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Puerto Vallarta News NetworkPuerto Vallarta Real Estate | November 2009 

Dangerous Living in Mexico?
email this pageprint this pageemail usJim Scherrer - PVNN
November 23, 2009

Overlooking Banderas Bay and El Centro, or downtown in Puerto Vallarta, Mexico
Have you heard the horror stories about traveling through Mexico? Worst yet, can you imagine living there? Well, being the adventurous and courageous retirees that we are, in 1997 we bought a beautiful new mountainside villa overlooking Banderas Bay and El Centro, or downtown in Puerto Vallarta, Mexico.

The villa is actually a compound, surrounded by 10 foot walls with a walk-in gate and doors for car entry. Our initial thought while closing the doors during our first evening in our new villa was to hire a couple sentries to guard the villa at night. One could be positioned in front and the other down below on the backside facing the bay, thus providing the security required in this foreign new land.

Well, we never got around to hiring those guards and furthermore, we’ve never heard of anyone being burglarized in the neighborhood for the past twelve years. Municipal Police do cruise through the neighborhood a few times every night and we do have excellent street lighting; however crime in the neighborhood, known as the "Beverly Hills of Vallarta", is virtually non-existent.

Twelve years ago, we would be pulled over by the local police every two or three months for any of a myriad of concocted reasons. It was the typical corrupt Mexican police shake-down where after you handed him $200 pesos or $20 USD, you were no longer guilty of breaking any laws or committing any crimes. You instantly became his amigo!

That corruption is seldom seen anymore in Vallarta and we haven’t been pulled over by the police for a number of years. In fact, they seemed to have gone 180 degrees the opposite direction being very friendly to all Americans and Canadians.

The city of Puerto Vallarta, referred to as PV or Vallarta by the residents, has exploded in population during the past twelve years to the current level of 350,000 inhabitants. That growth can be attributed solely to tourism. Virtually every job in PV is based on tourism and without the influx of foreigners from the US and Canada, Vallarta would still be a sleepy little Mexican fishing village.

Because tourism is so important, the young locals are taught to treat the Americans and Canadians with dignity, respect, kindness, and as friends. The very last thing they can afford is to have tourists encounter problems while visiting Paradise and to return home with negative feelings about Vallarta.

The objective of each and every Vallartense is to assure all tourists an enjoyable and safe time while visiting so that they look forward to returning. The young Mexicans are taught that safety is the prime concern of all visitors and to harm a tourist would be equivalent to taking food or money out of their own family household.

Serious crimes such as murder, rape, kidnapping, etc. are unheard-of in Vallarta. Security is such that armed robberies are virtually non-existent. One reason of course is, guns are not permitted in Mexico. The penalty for carrying a firearm is much more than anyone would ever want to pay.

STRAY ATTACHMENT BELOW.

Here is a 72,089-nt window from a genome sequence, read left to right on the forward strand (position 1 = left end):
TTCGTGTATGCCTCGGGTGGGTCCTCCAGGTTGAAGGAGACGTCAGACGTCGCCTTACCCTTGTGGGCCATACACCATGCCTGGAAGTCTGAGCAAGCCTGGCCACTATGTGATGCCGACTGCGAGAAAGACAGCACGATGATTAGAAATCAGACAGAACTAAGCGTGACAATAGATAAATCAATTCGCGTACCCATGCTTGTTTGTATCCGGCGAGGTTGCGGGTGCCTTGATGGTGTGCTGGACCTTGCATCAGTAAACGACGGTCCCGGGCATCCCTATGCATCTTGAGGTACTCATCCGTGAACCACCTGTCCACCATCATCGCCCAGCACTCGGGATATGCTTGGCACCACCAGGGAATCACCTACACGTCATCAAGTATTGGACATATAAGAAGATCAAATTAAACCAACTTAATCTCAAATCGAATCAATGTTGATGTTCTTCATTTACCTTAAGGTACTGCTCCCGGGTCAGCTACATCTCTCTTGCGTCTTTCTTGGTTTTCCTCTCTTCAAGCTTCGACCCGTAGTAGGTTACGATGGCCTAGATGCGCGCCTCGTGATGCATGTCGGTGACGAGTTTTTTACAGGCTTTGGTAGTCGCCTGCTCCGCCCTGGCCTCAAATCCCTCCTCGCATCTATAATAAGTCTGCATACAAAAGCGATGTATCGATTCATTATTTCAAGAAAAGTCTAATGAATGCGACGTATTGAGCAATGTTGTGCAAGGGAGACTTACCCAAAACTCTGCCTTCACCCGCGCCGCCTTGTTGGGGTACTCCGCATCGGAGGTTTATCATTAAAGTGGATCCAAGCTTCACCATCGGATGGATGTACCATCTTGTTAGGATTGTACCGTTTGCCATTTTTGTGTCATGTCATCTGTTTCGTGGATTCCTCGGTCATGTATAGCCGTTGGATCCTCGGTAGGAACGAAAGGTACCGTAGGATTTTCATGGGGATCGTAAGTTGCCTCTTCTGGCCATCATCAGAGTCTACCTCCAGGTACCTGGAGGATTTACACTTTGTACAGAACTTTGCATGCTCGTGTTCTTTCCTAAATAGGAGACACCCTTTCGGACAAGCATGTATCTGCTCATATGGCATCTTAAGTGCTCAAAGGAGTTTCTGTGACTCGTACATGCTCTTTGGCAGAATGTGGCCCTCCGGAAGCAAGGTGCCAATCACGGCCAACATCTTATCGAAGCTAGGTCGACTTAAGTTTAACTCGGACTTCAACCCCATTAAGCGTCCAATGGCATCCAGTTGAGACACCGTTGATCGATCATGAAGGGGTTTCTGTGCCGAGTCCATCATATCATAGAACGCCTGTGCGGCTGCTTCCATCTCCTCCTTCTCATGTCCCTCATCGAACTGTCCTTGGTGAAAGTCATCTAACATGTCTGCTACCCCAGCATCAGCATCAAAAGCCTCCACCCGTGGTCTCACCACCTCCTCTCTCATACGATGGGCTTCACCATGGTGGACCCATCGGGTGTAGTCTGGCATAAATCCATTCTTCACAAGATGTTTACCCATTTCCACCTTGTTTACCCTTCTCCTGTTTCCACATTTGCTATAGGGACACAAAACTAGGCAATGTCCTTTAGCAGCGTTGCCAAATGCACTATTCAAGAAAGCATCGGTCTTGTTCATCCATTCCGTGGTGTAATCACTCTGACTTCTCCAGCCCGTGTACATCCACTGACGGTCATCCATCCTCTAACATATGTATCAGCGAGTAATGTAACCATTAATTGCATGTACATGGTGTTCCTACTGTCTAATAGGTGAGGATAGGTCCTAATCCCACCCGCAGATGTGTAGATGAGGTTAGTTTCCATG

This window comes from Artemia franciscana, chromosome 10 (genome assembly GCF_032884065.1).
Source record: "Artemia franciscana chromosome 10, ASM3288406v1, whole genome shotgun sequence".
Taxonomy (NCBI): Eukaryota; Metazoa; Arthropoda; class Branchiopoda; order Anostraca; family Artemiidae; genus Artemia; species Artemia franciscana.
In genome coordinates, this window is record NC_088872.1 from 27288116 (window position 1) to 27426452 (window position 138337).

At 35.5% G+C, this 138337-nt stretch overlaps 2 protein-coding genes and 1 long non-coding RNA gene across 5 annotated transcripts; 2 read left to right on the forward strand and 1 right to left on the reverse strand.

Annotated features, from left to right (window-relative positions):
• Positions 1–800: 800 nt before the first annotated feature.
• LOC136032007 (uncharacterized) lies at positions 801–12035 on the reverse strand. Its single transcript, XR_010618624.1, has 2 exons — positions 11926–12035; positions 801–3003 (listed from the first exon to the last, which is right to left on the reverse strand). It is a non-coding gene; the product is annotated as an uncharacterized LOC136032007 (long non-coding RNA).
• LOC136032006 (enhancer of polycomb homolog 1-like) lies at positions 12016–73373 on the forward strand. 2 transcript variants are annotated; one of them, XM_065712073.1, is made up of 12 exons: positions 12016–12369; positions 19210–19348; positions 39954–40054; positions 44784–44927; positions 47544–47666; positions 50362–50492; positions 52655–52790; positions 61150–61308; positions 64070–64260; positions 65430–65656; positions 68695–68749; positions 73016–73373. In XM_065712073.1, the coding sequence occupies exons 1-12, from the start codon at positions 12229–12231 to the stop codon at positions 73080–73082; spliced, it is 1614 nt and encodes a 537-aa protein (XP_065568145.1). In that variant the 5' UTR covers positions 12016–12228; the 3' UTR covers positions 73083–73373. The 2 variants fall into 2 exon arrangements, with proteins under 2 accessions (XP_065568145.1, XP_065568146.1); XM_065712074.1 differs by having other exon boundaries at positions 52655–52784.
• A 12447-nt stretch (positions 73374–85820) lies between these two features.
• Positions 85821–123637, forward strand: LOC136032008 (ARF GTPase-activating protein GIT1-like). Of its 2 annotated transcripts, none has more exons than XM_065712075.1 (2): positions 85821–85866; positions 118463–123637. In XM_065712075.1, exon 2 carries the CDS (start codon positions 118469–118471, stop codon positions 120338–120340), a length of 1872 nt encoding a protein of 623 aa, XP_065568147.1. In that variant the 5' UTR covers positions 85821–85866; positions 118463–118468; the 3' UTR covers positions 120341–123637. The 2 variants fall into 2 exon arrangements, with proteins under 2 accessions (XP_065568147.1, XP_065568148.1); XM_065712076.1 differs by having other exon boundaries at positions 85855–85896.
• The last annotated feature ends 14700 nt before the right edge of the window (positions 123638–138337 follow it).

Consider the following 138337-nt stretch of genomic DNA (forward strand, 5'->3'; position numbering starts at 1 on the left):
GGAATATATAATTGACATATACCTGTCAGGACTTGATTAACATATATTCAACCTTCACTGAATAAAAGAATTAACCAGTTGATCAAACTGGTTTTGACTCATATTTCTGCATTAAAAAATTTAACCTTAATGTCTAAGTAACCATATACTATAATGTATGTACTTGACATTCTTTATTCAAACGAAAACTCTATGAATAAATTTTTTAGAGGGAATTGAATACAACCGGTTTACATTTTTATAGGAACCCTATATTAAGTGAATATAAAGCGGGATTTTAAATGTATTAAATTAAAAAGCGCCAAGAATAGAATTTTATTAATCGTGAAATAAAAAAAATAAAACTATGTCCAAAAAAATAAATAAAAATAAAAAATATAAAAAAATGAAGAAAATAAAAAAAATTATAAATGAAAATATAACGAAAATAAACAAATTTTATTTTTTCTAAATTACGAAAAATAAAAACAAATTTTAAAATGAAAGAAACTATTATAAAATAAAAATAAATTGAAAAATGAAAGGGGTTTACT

The one crime that persists in PV is related to drugs. Although the Mexicans seldom use them, they are plentiful for those tourists too ignorant to understand the consequences. The penalty for drug possession and use is so severe that anyone dependent on drugs is best off avoiding Paradise.

With full employment in PV, even the art of pick-pocketing is no longer practiced here; it’s just too easy to find a job! The US and Canadian Consulates in Vallarta are well staffed and ready to assist any tourist with just about any problem that could arise while visiting here.

Even though Vallarta has reached the size of Anaheim or St. Louis, it’s still a small city where everyone seems to know what others are doing. Any crime committed by a local would be known about by many others immediately. Not to be picking on Anaheim or St. Louis, but when comparing Vallarta to cities in the US of similar size, our hunch is that it’s much safer in Paradise!
The founder of Puerto Vallarta Real Estate Buyers' Agents (PVREBA), Jim Scherrer is a retired entrepreneur who has owned property in Puerto Vallarta for more than 25 years. Utilizing his experience and extensive knowledge of the area, Jim's series of informative articles about travel to and retirement in Puerto Vallarta reveal the recent changes that have occurred in Vallarta, while dispelling the misconceptions about living conditions in Mexico.

For more articles by Jim Scherrer, click HERE or visit

•  R E A D E R S '  C O M M E N T S  •

In reading Jim Sherrer’s great article on BanderasNews today entitled 'Dangerous Living in Mexico?' I agreed with almost everything he said. However, I have to correct a few misconceptions about Vallartenses or Mexicans from any part of this beautiful county...
- Polly G. Vicars    Click here to read more »»»

In accordance with Title 17 U.S.C. Section 107, this material is distributed without profit to those who have expressed a prior interest in receiving
the included information for research and educational purposes • m3 © 2009 BanderasNews ® all rights reserved • carpe aestus